Just a month into this new life of ours, certain things are becoming abundantly clear.
We cannot survive without a second car, because Beardy’s 40-mile a day bicycle commute will destroy his knees and make him totally exhausted and thin as a rake (more so…), even if he does part of it by train on occasion. Not to mention the fact he won’t be able to ride his bike on icy or snowy winter days.
Further, his heinous shifts and long hours mean that on work days, he can do a little firefighting in the garden, but not much more. For example, he can water the greenhouse. But big projects are out, until his (rare) rest days come around. Do I sound a little bitter about his work? I think 7 days on, then 3 days off, is a demanding pattern. I wouldn’t want to work 7 days on the trot, but then I’ve never been known as a workaholic.
But back to our muttons. Not that we have any yet, but that day may come, if our most egregious and megalomaniac plans come to fruition and we buy an extra bit of field behind the dry stone wall, and if I have no further need of paid employment and can devote all my time to milking ewes. So not very likely, then.
Over the years, in spite of conscious resistance on our part, we have fallen into rather traditional gender roles when it comes to the division of labour. I, for example, dislike driving, am quite afraid of cycling, and have little interest in anything mechanical. Which means Beardy does most of the driving, maintains all the bicycles, does all the little bits of DIY in the house where I wouldn’t know where to start (e.g. disconnecting the washing machine), and is generally a very practical and useful person to have around. I, by contrast, like reading recipe books, cooking, preserving, cake decorating, sewing, and knitting – all of these when time allow. And since Beardy works long hours, he has no time to do the food shopping or cooking, or deal with child- and school-related activities and admin. As a result, the children appear to think that daddies earn money, drive the car, are good with their hands, and know a lot about science, whereas women like cooking and domestic pursuits and are useless at 3-point turns.
All of this must change! It is quite clear that in our new home, I must learn how to navigate single-track roads and reverse uphill and around corners to the nearest passing place, I must understand how our water supply is filtered, how the wind turbine feeds electricity into the grid, how to use the wood chipper, and indeed far more basic things like what species of tree we have in the woodland. I must become knowledgeable and practical and less of a sissy. In short, I must man up, if not for the fact I am a woman. And one of the things I must be able to do is mow the lawn.
In passing, I should mention we have been assiduously researching ride-on mowers because we have too much grass to mow by hand (I don’t mean with a sickle, but with a conventional push mower). But we haven’t yet settled on the perfect, shiny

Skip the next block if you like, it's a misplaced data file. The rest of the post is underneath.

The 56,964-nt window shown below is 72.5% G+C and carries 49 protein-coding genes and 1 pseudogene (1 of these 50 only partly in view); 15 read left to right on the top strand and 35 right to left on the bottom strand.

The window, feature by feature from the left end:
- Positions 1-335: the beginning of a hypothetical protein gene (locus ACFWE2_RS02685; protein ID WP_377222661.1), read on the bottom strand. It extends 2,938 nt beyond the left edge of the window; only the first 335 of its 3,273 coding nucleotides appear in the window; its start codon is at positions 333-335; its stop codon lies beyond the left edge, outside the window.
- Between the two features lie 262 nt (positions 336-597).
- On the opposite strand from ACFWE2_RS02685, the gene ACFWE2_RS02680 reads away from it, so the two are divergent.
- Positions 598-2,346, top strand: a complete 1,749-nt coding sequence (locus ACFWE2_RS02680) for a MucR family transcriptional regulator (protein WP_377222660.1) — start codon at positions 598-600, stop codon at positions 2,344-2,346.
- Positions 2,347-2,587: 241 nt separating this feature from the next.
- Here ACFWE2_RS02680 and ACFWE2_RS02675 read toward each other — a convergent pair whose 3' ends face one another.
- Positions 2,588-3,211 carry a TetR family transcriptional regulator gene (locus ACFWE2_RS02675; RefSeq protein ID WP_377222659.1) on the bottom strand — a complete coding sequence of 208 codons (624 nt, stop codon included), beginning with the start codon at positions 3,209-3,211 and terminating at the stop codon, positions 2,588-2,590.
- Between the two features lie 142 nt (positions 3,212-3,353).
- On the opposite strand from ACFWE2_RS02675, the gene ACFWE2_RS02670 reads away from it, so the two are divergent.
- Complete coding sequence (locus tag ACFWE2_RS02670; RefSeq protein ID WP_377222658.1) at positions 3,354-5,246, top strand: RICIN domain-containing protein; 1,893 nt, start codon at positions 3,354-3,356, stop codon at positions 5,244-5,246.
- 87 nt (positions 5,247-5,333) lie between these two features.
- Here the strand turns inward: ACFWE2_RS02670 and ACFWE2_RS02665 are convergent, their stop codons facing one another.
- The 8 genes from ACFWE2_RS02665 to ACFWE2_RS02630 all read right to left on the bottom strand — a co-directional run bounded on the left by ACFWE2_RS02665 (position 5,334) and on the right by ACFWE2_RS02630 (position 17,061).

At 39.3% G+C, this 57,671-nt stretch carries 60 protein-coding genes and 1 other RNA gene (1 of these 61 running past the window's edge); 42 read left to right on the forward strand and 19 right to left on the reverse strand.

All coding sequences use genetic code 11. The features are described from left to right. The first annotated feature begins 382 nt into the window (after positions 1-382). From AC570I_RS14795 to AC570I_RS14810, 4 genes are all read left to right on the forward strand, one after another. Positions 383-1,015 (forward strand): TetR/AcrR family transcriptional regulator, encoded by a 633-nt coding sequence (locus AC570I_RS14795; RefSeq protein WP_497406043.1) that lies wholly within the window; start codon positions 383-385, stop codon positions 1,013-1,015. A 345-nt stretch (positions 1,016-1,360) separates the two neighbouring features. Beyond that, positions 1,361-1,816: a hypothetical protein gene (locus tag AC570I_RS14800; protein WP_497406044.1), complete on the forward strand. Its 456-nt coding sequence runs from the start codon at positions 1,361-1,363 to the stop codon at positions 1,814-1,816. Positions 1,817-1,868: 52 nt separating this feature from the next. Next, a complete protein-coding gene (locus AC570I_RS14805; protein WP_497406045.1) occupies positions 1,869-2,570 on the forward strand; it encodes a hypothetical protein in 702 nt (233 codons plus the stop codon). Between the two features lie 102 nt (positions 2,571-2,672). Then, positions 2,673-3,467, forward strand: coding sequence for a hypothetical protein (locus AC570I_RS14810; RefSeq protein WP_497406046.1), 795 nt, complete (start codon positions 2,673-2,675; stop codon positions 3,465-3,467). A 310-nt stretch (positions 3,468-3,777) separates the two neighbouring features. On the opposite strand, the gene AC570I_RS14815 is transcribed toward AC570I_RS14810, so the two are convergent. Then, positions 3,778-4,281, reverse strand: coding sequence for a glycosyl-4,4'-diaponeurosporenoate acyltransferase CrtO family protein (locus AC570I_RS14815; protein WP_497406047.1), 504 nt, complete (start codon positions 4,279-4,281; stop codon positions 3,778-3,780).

man toy machine, so for now we are stuck with our petrol mower.
Today I decided to give Beardy a little surprise, by doing some mowing while he was at work. Have I ever mowed a lawn? Yes, but not for years. Have I ever used the petrol lawnmower? Once, as a token gesture. Do I have an intuitive understanding of how the lawnmower works? Certainly not.
Luckily, I have a very observant and technically-minded eight-year-old. When I revealed my plans to him on the way to school, he gave me detailed instructions for filling the lawnmower’s petrol tank and switching it on. This gave me confidence.
I duly entered the hallowed confines of the Garage (not my space, obviously), extracted the mower from our other clutter, found some ear defenders (alas, not the perky yellow ones, but a whole plastic helmet + ear defenders), rolled the mower outside, and peered at it suspiciously. My first attempts at turning it on failed. I went indoors, watched a Youtube video, concluded everyone else’s lawnmower looks different from ours, went out again, deduced that instead of a choke button we had a primer, checked the petrol reservoir, and tried again. Success!
Today I discovered many things about mowing. I discovered that it’s very hard work mowing uphill and on undulating ground (note to self – thank Beardy with even greater sincerity next time he mows the lawn. Or perhaps it’ll be me). I discovered it was exceptionally easy to remove the grass collection box and empty it, but I only discovered this after I’d fiddled with several likely-looking fluorescent orange handles, thus making the wheels fall off the mower. I discovered a sense of triumph when I managed to start the mower first time. I discovered that when I stopped mowing and looked around, the sheep were grazing peacefully in the neighbouring fields, and it was incredibly still. Or perhaps that was the ear defenders.
Most of all I discovered I felt childishly proud of myself for having a go. Several bits of lawn are now slightly shorter. Will Beardy notice when he gets home? Given how rarely he notices when I’ve had a haircut, possibly not, although it has to be said, the garden is vastly more important to him than my appearance.
Perhaps tomorrow I’ll have a go at strimming.